Born in Lyon, France, in 1919, the legendary mountaineer Maurice Herzog was the leader of a 1950 expedition that was the first to conquer Annapurna, a peak that is part of the Himalayas in north central Nepal. Returning with frostbite that necessitated the amputation of his fingers and toes, Herzog wrote “Annapurna: First Conquest of an 8,000-Meter Peak,” the classic 1951 account of his adventure.
“Annapurna” has sold millions of copies and is often termed the most influential book ever published on mountaineering, even if its grandiose style reportedly helped inspire “The Ascent of Rum Doodle” by W. E. Bowman, a 1956 British novel that parodied vainglorious mountain memoirists.
Decades later, Herzog’s account was challenged by critics, who claimed that it was self-serving and that it minimized the contributions of other members of his team. David Roberts’ “True Summit: What Really Happened on the Legendary Ascent of Annapurna” (2000) described Herzog, a former French Resistance fighter, as an adventurer thirsty for glory first and foremost and a mountaineer second. The eminent climber Gaston Rébuffat, who was part of Herzog’s expedition, told interviewers that Herzog’s book overlooked the contributions of his guide, Louis Lachenel, to the point of crediting to Herzog photos of Herzog taken at the mountain’s peak that had actually been taken by Lachenel.
To readers around the world unaware of such disputes, Herzog is still an icon, and to them, “A Hero,” written by his daughter Félicité and recently released in France, may rival the shock of a mountain avalanche. Félicité, a director of development at French nuclear energy conglomerate Areva, calls her book a novel although none of the names or, indeed, any of the facts have been changed to protect anyone. This summer, during an appearance at a Paris bookstore, Félicité Herzog referred to her book as an “autobiographical novel, but a novel all the same.” There may be an element of charity in classifying “A Hero” as a novel. It’s written in a freewheeling, vivacious prose style with a dollop of sarcastic gusto. For example, a typical ex-girlfriend of her father, a serial adulterer, is described here as “an adept of Big Hair” (with the words “Big Hair” in English).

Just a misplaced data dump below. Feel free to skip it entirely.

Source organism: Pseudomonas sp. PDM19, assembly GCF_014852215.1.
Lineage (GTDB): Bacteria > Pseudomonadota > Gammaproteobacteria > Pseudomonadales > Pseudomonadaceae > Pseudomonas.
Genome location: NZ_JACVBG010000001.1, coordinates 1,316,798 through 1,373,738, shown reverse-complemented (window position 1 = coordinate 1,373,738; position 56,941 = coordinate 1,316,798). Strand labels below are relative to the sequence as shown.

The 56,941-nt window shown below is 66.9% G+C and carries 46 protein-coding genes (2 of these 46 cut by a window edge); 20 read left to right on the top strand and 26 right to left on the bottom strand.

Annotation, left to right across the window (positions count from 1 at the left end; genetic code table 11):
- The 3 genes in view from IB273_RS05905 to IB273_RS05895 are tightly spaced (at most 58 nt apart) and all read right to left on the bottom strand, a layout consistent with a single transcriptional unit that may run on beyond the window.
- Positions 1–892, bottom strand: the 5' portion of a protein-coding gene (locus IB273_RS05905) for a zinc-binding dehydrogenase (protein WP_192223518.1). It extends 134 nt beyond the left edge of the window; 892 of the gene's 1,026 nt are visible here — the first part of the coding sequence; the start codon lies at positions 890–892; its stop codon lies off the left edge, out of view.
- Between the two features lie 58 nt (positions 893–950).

In the novel, Félicité describes her ambitious father’s trajectory post-Annapurna: He was appointed France’s Minister of Youth and Sport from 1958 to 1963, in the government of Charles de Gaulle, and was later elected mayor of the alpine town of Chamonix-Mont-Blanc. For a quarter-century starting in 1970, he served as a member of the International Olympic Committee. Still, for Félicité something about her father “wasn’t genuine.” An especially low point was when he praised the far right French politician Jean-Marie Le Pen to her as “an exceptional, I’d even say marvelous, fellow.” Félicité retorted: “You find someone who called the extermination of the Jews a ‘mere detail’ of history… a marvelous fellow?” Her father responded by inviting her to a society dinner where Le Pen was an honored guest, and she watched with dismay as Herzog nodded approvingly while the politician held forth.
“My father wasn’t a father,” she writes. “Beyond the fabulous legend which he created for himself, which he fought to preserve every step of the way, he behaved as if he had no wish to hand anything down.”